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Tinea capitis, or ringworm of the scalp, is a fungal that tends to attack hair shafts and follicles leading to hair loss. It appears as bald spots with black dots where the hair has broken off. It most commonly affects children, but can affect adults as well. Treatment usually includes antifungal antibiotics.
However, finasteride is the most successful treatment (a claim supported by substantial evidence), and it is for this reason that our NHS accredited doctors offer two hair loss treatments containing finasteride online.
Androgenetic alopecia, also sometimes referred to as male pattern baldness, accounts for the majority of hair loss in men, but it can also affect women. It is usually caused by a combination of hormones and genetics.
It’s not just men who lose their hair. While men tend to start losing hair on their forehead hairline, women tend to notice hair loss appearing on the top and crown of the scalp. As in men, it may be related to genetics (family history), and it is more commonly seen after menopause. Unlike men, the hair loss does not tend to be total and the front hairline is not usually affected any more than it is in women without hair loss.
This ingredient has several benefits for your hair. Not only does it promote hair growth, but also conditions it. It has essential fats, minerals and proteins which reduce hair breakage and is also rich in potassium and iron. You can use coconut oil or milk to prevent hair fall.
This condition is more commonly known as female pattern baldness and is hormonal. Hair starts to fall off when the male sex hormone testosterone is converted into dihydrotestosterone and starts to attack the hair follicles, rendering them useless and curbing hair growth.
Sara is a Boston-based registered dietitian who works with clients to improve their health by optimizing nutrition. You can find her running, sweating in hot yoga, cooking in the kitchen, dining out, or exploring. Eating Food-Mostly Plants, and improving our relationship with food, is the secret to lifelong health in her eyes.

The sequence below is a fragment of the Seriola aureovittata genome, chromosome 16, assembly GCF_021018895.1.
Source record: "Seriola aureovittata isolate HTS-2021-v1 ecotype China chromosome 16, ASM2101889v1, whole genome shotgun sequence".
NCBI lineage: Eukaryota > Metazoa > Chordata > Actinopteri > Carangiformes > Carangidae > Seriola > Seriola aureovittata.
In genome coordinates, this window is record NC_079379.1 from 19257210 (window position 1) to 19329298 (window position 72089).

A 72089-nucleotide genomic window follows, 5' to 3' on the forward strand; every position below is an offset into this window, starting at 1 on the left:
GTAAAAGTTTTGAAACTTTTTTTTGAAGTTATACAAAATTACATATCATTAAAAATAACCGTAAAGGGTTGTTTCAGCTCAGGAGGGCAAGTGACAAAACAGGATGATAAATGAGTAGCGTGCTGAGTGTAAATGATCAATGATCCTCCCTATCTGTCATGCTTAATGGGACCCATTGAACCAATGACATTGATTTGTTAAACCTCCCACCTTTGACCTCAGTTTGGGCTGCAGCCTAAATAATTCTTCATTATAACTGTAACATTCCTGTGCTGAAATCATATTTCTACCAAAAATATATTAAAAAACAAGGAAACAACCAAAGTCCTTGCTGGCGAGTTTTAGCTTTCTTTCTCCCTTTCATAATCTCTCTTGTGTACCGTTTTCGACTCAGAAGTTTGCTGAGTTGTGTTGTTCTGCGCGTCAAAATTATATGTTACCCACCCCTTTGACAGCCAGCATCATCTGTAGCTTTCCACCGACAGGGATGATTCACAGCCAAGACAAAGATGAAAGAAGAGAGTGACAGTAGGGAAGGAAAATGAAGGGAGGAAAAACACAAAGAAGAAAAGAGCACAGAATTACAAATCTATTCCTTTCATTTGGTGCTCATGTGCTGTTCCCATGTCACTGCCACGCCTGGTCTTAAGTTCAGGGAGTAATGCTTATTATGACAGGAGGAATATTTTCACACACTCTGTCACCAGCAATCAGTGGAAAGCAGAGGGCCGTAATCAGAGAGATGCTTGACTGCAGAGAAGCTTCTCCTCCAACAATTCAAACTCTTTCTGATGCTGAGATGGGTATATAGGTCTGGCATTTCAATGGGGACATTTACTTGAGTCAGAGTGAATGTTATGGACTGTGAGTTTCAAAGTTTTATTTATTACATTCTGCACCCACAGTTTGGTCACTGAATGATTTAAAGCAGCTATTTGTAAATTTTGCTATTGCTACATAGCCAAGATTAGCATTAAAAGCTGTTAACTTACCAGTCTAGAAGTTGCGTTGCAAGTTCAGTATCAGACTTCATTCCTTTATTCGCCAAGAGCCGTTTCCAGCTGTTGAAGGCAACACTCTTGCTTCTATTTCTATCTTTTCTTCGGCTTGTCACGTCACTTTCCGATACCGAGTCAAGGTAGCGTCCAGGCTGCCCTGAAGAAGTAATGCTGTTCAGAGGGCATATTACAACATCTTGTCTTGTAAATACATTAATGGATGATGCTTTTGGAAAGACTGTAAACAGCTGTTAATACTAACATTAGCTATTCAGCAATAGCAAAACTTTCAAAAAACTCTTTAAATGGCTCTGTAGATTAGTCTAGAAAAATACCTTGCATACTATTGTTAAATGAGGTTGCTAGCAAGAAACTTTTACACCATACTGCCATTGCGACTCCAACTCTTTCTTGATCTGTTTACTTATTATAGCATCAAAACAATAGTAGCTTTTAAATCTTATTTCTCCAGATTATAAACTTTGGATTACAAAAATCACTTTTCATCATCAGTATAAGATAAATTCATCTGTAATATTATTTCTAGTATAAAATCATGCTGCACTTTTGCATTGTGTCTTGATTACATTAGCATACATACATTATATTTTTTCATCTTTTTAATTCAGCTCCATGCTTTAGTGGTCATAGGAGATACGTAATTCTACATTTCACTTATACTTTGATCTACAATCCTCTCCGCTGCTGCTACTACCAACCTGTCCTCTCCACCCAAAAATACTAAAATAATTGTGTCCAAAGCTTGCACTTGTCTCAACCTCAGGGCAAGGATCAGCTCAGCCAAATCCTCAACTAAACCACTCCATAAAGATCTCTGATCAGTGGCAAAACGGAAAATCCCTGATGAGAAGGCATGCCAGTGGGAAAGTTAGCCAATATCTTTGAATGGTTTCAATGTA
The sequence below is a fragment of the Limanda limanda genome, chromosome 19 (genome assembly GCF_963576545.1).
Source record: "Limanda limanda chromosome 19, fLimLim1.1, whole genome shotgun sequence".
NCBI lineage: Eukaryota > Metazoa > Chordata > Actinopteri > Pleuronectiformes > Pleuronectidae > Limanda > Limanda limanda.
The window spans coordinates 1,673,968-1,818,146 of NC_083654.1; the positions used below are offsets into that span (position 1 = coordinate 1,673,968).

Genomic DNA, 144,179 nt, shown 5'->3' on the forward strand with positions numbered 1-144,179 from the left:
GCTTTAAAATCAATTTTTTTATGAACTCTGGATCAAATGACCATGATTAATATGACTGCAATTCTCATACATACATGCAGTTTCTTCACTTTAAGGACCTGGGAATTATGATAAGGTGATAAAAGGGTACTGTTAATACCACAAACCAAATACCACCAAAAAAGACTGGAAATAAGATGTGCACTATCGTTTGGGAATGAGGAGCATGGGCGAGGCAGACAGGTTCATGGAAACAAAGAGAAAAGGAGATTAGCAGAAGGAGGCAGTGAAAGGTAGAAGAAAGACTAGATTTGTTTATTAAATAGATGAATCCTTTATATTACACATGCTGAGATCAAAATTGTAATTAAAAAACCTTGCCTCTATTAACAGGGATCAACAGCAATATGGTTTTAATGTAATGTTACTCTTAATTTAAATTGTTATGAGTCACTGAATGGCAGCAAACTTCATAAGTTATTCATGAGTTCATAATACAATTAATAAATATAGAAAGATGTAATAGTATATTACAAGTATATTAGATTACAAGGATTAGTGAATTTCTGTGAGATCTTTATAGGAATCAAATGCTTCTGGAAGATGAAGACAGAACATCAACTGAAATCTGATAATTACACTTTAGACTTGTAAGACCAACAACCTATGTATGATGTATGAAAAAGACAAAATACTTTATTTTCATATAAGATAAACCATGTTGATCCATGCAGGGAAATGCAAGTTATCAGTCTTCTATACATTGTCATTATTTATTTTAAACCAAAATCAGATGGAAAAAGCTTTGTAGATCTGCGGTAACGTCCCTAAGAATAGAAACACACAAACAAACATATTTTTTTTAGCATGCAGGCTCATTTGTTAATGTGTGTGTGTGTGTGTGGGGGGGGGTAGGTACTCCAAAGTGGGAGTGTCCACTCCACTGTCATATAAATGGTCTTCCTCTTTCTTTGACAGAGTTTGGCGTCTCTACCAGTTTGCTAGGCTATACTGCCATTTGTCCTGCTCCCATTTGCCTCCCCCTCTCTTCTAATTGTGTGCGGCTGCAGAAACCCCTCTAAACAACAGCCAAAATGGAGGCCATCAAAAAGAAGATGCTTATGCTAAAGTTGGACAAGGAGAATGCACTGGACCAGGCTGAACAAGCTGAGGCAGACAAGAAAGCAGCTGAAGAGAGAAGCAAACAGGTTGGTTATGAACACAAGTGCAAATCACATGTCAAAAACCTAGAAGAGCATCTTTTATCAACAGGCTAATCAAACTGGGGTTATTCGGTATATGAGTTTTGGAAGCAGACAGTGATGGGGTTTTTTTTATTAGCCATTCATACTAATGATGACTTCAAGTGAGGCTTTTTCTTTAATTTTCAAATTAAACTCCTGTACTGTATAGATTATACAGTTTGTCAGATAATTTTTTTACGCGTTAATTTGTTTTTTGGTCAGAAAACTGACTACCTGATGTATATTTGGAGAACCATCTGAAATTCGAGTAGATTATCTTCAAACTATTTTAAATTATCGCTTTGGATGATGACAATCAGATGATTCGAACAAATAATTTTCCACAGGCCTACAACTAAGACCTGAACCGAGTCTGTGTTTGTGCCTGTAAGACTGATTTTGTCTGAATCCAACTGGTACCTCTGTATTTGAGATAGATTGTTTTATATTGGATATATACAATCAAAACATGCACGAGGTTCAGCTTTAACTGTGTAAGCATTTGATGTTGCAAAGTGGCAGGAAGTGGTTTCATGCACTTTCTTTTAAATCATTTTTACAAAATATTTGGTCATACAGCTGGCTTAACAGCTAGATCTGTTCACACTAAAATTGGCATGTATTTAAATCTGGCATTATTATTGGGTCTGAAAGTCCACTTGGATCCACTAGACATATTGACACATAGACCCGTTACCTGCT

Stress is one of the leading factors that cause temporary hair loss in women. When there has been a significant stress-inducing event, it can change the cycle of the hair and lead to an increased loss during the shedding phase. Additionally, if anxious or nervous, it can be easy to mindlessly twirl, pull, or even chew on the hair, causing more follicles than normal to fall out. Stress is often the culprit behind thinning hair in young women, especially, due to the transitions they face through their late teens and 20s.
Too much shampooing, styling, and dyeing can harm your tresses. Heat and chemicals weaken the hair, causing it to break and fall out. Often, it’s a combination of treatments—keratin, coloring, and blow-drying, for instance—that does the damage.
It’s hard to miss these periods of shedding, and the trauma of seeing your hair fall or noticing your scalp widen can bring out a range of emotions, from helplessness to just plain confusion. Find a dermatologist who, in their profile, specializes in hair loss, Dr. Senna says. They see hair loss often enough that they know how to handle can pinpoint your symptoms in a very systematic way. And if you’re very concerned, it’s also ok to skip the derm and go straight to a trichologist — they’re less easy to find, but incredibly skilled and well-equipped to get to the root of the problem.
Why? Unwanted hair growth (sideburns, for example) is a reported side effect of minoxidil. The belief is that a higher concentration of minoxidil would result in more unwanted hair, which is why women are instructed to use it less often. However, the study in Skin Therapy Letter reports that unwanted hair was more common in 2 percent minoxidil solutions than 5 percent, and women are instructed to use Rogaine’s 2 percent solution twice daily — so what gives?